More red standouts included the lively and spicy 2017 Perrucci Family Cellars Sangiovese, Best of Santa Cruz Mountains; the lush and velvety 2017 Oak Farm Vineyards Petit Verdot, Best of Lodi; the heady 2018 Jaxon Keyes Syrah from Mendocino; and the big-boned 2018 Petite Sirah/Zinfandel blend from Rockpile Vineyards. The 2019 Kwaya Cellars Merlot, North Coast, was perfumey with chewy tobacco. Named for the Hausa word for “seed,” it’s a brand of Frey Vineyards. The Hausa language is widely spoken in Nigeria, Ghana, and much of North Africa.

In the battle for Best White Wine, we had a juicy, nectarine-laced Le Pied de Marin Picpoul Blanc from France; the lime and peach-pie 2019 Navarro Pinot Gris; the smooth, creamy, and intense 2019 Fog Breaker Pinot Blanc; a stunning orange peel and coriander-tinged 2019 Husch Gewürztraminer (Anderson Valley); a melon and lime-centered 2019 Oak Farm Fiano; a brimming-with-Earl Grey-tea 2019 Finco Los Olmos Torrentes; a profoundly grapefruity 2020 Goldridge Sauvignon Blanc that could only have been from New Zealand; a delightful 2019 Navarro Muscat Blanc; a distinctive 2019 Pearmund Petit Mansang from Virginia; and a perfumey, fruity, and lime-rimmed 2 Hawk Winery Viognier from Rogue Valley. This is the second year in a row that a 2 Hawk Viognier has won Best of Region for Rogue Valley.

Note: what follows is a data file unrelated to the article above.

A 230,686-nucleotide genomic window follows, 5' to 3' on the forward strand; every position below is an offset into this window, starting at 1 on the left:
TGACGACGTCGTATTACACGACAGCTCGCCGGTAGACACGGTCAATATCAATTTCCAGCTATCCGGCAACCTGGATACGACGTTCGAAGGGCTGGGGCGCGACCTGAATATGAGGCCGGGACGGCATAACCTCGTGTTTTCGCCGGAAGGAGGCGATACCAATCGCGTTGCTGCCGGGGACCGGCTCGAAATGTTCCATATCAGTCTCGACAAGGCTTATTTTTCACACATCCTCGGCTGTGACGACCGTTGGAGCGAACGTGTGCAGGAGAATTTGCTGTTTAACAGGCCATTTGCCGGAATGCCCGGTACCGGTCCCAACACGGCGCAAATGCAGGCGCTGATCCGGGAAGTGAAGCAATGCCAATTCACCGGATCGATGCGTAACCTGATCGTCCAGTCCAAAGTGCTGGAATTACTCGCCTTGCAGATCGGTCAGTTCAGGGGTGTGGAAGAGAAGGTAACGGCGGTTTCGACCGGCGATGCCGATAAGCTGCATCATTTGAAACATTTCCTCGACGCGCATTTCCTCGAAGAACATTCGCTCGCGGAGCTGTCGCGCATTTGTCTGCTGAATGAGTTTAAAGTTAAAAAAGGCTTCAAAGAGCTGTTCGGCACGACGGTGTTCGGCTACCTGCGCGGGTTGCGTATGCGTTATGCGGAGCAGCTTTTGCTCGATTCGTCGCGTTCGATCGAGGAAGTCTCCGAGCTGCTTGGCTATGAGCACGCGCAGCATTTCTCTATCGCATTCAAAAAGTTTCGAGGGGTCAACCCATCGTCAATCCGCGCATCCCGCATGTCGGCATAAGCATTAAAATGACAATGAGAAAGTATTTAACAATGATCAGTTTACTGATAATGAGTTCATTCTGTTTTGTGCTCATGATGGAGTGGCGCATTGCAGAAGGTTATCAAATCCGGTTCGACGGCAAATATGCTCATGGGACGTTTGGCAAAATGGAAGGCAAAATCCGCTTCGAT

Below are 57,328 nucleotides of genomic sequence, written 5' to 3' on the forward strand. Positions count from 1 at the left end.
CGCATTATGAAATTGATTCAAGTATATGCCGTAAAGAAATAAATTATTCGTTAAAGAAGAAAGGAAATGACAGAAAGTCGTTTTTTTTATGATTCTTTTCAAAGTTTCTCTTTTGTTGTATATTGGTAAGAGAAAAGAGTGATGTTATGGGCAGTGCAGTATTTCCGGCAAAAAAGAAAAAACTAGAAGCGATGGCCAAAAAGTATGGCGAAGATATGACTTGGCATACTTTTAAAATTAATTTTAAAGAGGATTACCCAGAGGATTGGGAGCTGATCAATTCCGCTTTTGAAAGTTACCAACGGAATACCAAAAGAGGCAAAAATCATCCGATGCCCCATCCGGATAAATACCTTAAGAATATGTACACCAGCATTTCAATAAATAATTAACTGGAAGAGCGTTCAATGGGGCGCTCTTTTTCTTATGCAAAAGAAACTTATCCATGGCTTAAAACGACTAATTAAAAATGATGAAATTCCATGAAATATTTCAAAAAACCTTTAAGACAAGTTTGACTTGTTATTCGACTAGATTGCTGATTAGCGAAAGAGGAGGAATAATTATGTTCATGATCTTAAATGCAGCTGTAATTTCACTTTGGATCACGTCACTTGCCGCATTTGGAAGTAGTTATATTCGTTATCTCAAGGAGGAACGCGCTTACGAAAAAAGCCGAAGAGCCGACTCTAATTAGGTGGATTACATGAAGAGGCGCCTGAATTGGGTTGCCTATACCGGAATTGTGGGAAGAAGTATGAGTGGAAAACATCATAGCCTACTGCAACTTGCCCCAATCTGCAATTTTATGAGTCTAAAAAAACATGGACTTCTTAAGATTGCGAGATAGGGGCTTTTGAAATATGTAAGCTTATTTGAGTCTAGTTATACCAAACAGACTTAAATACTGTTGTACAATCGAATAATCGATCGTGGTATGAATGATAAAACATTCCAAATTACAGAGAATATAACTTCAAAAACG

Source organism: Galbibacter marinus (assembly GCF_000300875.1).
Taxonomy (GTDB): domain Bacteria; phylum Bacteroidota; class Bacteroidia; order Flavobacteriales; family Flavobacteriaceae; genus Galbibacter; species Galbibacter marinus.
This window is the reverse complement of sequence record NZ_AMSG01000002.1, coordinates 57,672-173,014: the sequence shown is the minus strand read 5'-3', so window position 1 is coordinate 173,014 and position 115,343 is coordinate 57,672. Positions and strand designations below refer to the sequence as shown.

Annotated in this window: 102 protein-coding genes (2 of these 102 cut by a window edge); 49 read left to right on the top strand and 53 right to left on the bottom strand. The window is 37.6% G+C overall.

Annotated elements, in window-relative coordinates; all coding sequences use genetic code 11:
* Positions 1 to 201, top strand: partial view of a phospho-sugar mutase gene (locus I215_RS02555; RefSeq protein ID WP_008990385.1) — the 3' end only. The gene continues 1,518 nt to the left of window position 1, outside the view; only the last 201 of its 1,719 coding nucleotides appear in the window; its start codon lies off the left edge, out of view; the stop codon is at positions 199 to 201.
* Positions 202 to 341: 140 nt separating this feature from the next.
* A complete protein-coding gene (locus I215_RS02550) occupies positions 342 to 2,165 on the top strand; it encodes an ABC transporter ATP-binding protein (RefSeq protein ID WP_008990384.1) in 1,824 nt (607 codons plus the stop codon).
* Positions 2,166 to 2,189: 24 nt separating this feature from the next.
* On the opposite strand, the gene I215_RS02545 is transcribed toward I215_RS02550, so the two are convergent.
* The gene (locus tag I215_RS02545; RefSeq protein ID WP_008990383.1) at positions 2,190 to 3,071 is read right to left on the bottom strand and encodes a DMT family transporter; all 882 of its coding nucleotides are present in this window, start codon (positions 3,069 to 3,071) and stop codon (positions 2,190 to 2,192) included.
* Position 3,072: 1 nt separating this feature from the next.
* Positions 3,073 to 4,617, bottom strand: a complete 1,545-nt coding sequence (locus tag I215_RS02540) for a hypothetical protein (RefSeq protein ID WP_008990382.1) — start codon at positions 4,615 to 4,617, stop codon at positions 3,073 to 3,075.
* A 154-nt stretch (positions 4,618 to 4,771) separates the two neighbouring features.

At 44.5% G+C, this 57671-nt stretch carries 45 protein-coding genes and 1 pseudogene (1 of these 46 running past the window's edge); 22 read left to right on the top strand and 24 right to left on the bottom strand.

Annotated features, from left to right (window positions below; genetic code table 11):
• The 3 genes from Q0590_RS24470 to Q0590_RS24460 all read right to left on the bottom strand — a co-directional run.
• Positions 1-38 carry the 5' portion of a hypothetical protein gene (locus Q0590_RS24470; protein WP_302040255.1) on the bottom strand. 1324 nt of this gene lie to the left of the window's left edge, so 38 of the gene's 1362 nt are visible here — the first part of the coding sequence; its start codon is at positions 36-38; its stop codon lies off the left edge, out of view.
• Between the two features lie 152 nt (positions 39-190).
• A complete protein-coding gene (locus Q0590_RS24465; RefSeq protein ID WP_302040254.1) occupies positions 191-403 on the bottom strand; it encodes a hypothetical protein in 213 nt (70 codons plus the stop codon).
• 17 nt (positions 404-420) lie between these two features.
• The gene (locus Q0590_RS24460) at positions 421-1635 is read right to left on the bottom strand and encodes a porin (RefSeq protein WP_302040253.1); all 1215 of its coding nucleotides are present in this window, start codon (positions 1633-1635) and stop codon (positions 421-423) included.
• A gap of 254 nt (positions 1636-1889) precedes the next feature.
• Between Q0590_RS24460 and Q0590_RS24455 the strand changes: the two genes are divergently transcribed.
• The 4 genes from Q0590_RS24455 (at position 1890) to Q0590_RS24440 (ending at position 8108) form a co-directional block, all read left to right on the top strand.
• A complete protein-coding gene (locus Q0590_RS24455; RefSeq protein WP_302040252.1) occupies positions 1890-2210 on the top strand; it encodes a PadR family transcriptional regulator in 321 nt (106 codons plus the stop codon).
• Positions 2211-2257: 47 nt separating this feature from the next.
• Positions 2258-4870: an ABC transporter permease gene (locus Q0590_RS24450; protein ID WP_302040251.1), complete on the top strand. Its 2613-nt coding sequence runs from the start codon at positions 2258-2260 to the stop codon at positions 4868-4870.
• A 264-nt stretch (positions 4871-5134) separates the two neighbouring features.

Letting AVAs Shine

Tasting wines by region provides the quintessential sense of context, then a framework within each individual wine can show off its spin on the special dirt in which it’s grown.

Lodi, for example, presented lots of Zins, as you would expect, but my panel was delighted by the fiano and the petit verdot, both produced by Oak Farm Winery. Monterey shone with chardonnays and pinots, but a pinot blanc made by Fog Breaker out of King City really enthralled us with its ripe pear flavors and creamy complexion.

[Photo by Erik Castro]

Livermore’s submissions were impressive in their consistency and skillful rendering. In fact, they were all made by Aaron Luna, winemaker for Fenestra Winery and consulting winemaker for Garré Winery. “The Profound Secret is named after a racehorse that the winery owner once had, and the front label comes from a picture of Profound Secret during a race,” says Luna. “The 2017 wine was made as a field blend that was harvested and fermented together. Only four barrels were produced, with 25 percent being aged in new American oak. The Profound Secret grapes come from a half-acre block in front of the Bella Rosa Event Center and Garre Café. It consists of two rows of cabernet sauvignon, four rows of malbec, four rows of merlot, and one row of petit verdot.”